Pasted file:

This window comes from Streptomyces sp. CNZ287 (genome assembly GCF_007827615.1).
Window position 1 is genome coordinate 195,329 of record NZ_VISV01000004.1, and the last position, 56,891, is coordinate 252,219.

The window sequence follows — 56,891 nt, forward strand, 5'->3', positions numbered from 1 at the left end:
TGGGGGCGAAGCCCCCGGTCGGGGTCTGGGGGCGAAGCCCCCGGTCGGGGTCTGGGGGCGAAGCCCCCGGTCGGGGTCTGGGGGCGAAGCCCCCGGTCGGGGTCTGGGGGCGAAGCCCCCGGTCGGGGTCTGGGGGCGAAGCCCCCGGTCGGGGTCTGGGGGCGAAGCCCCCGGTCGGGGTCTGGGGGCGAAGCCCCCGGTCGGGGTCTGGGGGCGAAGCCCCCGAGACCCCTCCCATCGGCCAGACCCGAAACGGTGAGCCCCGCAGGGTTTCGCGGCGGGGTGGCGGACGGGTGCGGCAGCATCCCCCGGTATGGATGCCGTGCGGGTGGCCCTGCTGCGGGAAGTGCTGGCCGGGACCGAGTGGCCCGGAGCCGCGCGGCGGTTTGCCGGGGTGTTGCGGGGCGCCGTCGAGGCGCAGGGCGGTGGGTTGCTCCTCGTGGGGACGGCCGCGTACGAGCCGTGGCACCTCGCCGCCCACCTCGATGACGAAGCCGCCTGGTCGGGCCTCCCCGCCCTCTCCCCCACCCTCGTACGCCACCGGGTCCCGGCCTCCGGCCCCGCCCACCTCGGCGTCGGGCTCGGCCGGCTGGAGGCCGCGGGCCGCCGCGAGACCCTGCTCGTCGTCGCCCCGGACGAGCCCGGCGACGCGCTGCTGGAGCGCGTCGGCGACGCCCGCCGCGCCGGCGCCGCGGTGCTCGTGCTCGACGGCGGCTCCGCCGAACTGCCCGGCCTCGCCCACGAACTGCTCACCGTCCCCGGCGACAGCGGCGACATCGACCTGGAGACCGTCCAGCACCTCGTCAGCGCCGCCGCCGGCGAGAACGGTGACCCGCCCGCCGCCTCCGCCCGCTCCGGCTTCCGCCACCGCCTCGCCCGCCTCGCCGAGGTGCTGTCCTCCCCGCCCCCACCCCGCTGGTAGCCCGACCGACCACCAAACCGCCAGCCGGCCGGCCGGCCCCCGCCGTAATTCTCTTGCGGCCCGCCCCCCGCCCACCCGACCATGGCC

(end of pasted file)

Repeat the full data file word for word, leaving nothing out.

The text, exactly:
This window comes from Streptomyces sp. CNZ287 (genome assembly GCF_007827615.1).
Window position 1 is genome coordinate 195,329 of record NZ_VISV01000004.1, and the last position, 56,891, is coordinate 252,219.

The window sequence follows — 56,891 nt, forward strand, 5'->3', positions numbered from 1 at the left end:
TGGGGGCGAAGCCCCCGGTCGGGGTCTGGGGGCGAAGCCCCCGGTCGGGGTCTGGGGGCGAAGCCCCCGGTCGGGGTCTGGGGGCGAAGCCCCCGGTCGGGGTCTGGGGGCGAAGCCCCCGGTCGGGGTCTGGGGGCGAAGCCCCCGGTCGGGGTCTGGGGGCGAAGCCCCCGGTCGGGGTCTGGGGGCGAAGCCCCCGGTCGGGGTCTGGGGGCGAAGCCCCCGAGACCCCTCCCATCGGCCAGACCCGAAACGGTGAGCCCCGCAGGGTTTCGCGGCGGGGTGGCGGACGGGTGCGGCAGCATCCCCCGGTATGGATGCCGTGCGGGTGGCCCTGCTGCGGGAAGTGCTGGCCGGGACCGAGTGGCCCGGAGCCGCGCGGCGGTTTGCCGGGGTGTTGCGGGGCGCCGTCGAGGCGCAGGGCGGTGGGTTGCTCCTCGTGGGGACGGCCGCGTACGAGCCGTGGCACCTCGCCGCCCACCTCGATGACGAAGCCGCCTGGTCGGGCCTCCCCGCCCTCTCCCCCACCCTCGTACGCCACCGGGTCCCGGCCTCCGGCCCCGCCCACCTCGGCGTCGGGCTCGGCCGGCTGGAGGCCGCGGGCCGCCGCGAGACCCTGCTCGTCGTCGCCCCGGACGAGCCCGGCGACGCGCTGCTGGAGCGCGTCGGCGACGCCCGCCGCGCCGGCGCCGCGGTGCTCGTGCTCGACGGCGGCTCCGCCGAACTGCCCGGCCTCGCCCACGAACTGCTCACCGTCCCCGGCGACAGCGGCGACATCGACCTGGAGACCGTCCAGCACCTCGTCAGCGCCGCCGCCGGCGAGAACGGTGACCCGCCCGCCGCCTCCGCCCGCTCCGGCTTCCGCCACCGCCTCGCCCGCCTCGCCGAGGTGCTGTCCTCCCCGCCCCCACCCCGCTGGTAGCCCGACCGACCACCAAACCGCCAGCCGGCCGGCCGGCCCCCGCCGTAATTCTCTTGCGGCCCGCCCCCCGCCCACCCGACCATGGCC